Rising atmospheric carbon levels as a result of global warming is making waters around the Great Barrier Reef acidic at a higher than expected rate.
Ocean acidification occurs when excess carbon dioxide dissolves into the ocean and becomes carbonic acid. It is potentially devastating for the marine environment, affecting corals, crustaceans and plankton in particular.
Prof. Malcolm McCulloch of the Australian National University has now said, "ocean acidification is taking place over decades rather than centuries as originally predicted".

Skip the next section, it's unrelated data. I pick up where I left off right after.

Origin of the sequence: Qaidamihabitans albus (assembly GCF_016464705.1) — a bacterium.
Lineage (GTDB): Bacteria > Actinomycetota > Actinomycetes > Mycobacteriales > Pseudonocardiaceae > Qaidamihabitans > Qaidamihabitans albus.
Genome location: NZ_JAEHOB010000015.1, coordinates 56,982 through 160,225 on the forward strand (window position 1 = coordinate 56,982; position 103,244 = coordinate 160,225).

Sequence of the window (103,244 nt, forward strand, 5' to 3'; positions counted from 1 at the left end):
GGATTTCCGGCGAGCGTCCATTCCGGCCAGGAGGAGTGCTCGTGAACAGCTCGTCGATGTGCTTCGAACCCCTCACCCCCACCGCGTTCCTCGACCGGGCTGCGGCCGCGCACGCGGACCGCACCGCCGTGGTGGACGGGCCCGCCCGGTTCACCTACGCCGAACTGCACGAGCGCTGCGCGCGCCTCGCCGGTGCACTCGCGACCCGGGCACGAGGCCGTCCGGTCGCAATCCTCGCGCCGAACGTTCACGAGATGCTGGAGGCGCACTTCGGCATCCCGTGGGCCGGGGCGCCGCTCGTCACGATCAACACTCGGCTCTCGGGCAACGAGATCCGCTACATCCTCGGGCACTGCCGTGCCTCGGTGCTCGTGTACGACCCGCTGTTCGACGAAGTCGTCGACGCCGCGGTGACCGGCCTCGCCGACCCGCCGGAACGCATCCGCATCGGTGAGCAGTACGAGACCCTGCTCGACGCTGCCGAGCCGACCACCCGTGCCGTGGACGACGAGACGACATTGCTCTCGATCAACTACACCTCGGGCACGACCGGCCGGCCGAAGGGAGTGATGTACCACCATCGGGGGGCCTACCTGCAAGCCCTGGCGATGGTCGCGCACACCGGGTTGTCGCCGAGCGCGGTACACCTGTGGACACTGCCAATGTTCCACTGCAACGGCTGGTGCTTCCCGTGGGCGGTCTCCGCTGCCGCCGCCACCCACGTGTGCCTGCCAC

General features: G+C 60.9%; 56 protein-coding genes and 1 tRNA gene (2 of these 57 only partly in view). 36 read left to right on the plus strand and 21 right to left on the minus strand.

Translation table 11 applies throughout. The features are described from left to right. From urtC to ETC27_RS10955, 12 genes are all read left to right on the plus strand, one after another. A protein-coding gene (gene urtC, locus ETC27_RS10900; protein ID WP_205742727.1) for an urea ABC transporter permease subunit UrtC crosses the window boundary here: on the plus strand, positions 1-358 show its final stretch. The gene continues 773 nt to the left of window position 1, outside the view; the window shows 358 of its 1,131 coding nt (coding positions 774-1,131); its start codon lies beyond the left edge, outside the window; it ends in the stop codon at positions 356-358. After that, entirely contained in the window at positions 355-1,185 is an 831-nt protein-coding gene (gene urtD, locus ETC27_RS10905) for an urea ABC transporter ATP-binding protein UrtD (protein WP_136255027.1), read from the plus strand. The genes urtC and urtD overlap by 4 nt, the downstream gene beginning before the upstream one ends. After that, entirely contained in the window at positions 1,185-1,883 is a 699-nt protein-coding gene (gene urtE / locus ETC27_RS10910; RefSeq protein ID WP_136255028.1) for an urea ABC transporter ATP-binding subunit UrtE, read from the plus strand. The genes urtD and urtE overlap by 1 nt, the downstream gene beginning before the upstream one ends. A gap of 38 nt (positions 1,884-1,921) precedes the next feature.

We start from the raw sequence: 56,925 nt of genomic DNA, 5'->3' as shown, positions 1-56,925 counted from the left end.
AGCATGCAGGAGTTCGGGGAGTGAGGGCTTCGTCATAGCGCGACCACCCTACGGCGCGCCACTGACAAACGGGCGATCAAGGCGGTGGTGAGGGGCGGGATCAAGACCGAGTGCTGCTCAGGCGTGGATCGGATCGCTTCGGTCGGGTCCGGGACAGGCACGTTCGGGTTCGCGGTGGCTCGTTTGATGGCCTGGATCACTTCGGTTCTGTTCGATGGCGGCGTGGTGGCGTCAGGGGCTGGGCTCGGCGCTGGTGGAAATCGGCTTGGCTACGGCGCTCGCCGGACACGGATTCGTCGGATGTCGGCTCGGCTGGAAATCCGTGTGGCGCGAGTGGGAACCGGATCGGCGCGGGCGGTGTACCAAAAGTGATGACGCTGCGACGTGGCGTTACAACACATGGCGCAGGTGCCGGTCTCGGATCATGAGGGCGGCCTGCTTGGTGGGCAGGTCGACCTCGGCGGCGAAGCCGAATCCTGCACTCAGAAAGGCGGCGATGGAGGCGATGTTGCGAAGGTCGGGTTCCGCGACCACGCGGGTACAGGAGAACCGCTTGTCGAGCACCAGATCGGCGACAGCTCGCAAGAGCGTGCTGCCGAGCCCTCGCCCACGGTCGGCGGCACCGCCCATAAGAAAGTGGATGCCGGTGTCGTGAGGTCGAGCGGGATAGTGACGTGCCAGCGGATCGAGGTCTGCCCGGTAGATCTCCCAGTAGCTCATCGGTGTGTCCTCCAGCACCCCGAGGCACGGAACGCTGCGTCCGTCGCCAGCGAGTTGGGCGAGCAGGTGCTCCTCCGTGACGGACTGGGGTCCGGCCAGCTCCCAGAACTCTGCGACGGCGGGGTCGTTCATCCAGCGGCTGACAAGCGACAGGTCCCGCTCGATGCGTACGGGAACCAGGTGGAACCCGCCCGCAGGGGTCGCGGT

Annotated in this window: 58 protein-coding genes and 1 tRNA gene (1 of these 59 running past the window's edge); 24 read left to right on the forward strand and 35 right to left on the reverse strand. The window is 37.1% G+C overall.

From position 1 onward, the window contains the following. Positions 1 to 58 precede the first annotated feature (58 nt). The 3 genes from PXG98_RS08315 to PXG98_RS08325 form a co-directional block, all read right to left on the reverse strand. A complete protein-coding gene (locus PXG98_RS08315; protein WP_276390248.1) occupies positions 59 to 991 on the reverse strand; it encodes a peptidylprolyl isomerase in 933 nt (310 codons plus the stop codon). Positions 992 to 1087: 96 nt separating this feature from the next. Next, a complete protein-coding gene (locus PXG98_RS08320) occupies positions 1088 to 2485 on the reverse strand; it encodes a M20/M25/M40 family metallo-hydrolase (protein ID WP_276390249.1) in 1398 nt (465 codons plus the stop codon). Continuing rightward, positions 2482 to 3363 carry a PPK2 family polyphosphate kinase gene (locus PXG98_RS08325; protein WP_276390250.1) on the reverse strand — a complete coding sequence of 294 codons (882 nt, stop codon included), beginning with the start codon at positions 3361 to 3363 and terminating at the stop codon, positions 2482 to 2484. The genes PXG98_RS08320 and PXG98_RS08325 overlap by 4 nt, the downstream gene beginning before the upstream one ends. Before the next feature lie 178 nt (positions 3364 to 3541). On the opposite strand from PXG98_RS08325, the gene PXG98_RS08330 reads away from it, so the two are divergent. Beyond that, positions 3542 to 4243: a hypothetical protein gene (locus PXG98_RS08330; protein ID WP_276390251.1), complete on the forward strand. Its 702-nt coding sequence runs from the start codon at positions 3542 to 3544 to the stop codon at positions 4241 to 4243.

Prof. McCulloch and his team studied a type of reef coral called porites off Cairns and found that pH levels were falling faster than previously thought, meaning acidity levels were increasing.
"This new data on the Great Barrier Reef suggests the effects are even greater than forecast. There is definitely something happening on the reef and this is in a coral opposite Cairns - where all the tourists go - so the implications are huge," Prof. McCulloch said.
Prof. McCulloch will present his research Oct 18 at the Coral Reef Futures 07 forum in Canberra, reports The Age.